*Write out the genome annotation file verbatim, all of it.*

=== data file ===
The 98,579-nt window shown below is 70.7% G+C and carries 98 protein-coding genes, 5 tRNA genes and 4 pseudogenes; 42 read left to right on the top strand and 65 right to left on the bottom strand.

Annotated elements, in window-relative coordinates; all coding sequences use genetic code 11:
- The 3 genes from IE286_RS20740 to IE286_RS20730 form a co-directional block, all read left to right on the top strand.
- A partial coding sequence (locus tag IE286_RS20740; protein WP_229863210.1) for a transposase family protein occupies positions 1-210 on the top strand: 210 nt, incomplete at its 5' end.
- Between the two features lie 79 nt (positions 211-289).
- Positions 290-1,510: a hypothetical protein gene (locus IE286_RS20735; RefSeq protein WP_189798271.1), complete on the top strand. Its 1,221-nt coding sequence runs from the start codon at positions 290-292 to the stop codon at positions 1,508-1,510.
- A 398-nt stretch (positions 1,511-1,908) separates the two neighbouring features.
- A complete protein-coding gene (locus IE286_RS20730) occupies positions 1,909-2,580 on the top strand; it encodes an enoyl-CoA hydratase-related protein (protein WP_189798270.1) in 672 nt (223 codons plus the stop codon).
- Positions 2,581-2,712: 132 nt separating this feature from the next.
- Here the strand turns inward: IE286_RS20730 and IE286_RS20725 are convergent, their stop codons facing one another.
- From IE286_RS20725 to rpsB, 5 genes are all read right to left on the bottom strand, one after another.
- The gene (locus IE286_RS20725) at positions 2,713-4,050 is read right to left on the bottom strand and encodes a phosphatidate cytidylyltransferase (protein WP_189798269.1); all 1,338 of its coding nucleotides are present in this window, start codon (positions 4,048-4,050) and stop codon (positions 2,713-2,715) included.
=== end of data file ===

The 98,579-nt window shown below is 70.7% G+C and carries 98 protein-coding genes, 5 tRNA genes and 4 pseudogenes; 42 read left to right on the top strand and 65 right to left on the bottom strand.

Annotated elements, in window-relative coordinates; all coding sequences use genetic code 11:
- The 3 genes from IE286_RS20740 to IE286_RS20730 form a co-directional block, all read left to right on the top strand.
- A partial coding sequence (locus tag IE286_RS20740; protein WP_229863210.1) for a transposase family protein occupies positions 1-210 on the top strand: 210 nt, incomplete at its 5' end.
- Between the two features lie 79 nt (positions 211-289).
- Positions 290-1,510: a hypothetical protein gene (locus IE286_RS20735; RefSeq protein WP_189798271.1), complete on the top strand. Its 1,221-nt coding sequence runs from the start codon at positions 290-292 to the stop codon at positions 1,508-1,510.
- A 398-nt stretch (positions 1,511-1,908) separates the two neighbouring features.
- A complete protein-coding gene (locus IE286_RS20730) occupies positions 1,909-2,580 on the top strand; it encodes an enoyl-CoA hydratase-related protein (protein WP_189798270.1) in 672 nt (223 codons plus the stop codon).
- Positions 2,581-2,712: 132 nt separating this feature from the next.
- Here the strand turns inward: IE286_RS20730 and IE286_RS20725 are convergent, their stop codons facing one another.
- From IE286_RS20725 to rpsB, 5 genes are all read right to left on the bottom strand, one after another.
- The gene (locus IE286_RS20725) at positions 2,713-4,050 is read right to left on the bottom strand and encodes a phosphatidate cytidylyltransferase (protein WP_189798269.1); all 1,338 of its coding nucleotides are present in this window, start codon (positions 4,048-4,050) and stop codon (positions 2,713-2,715) included.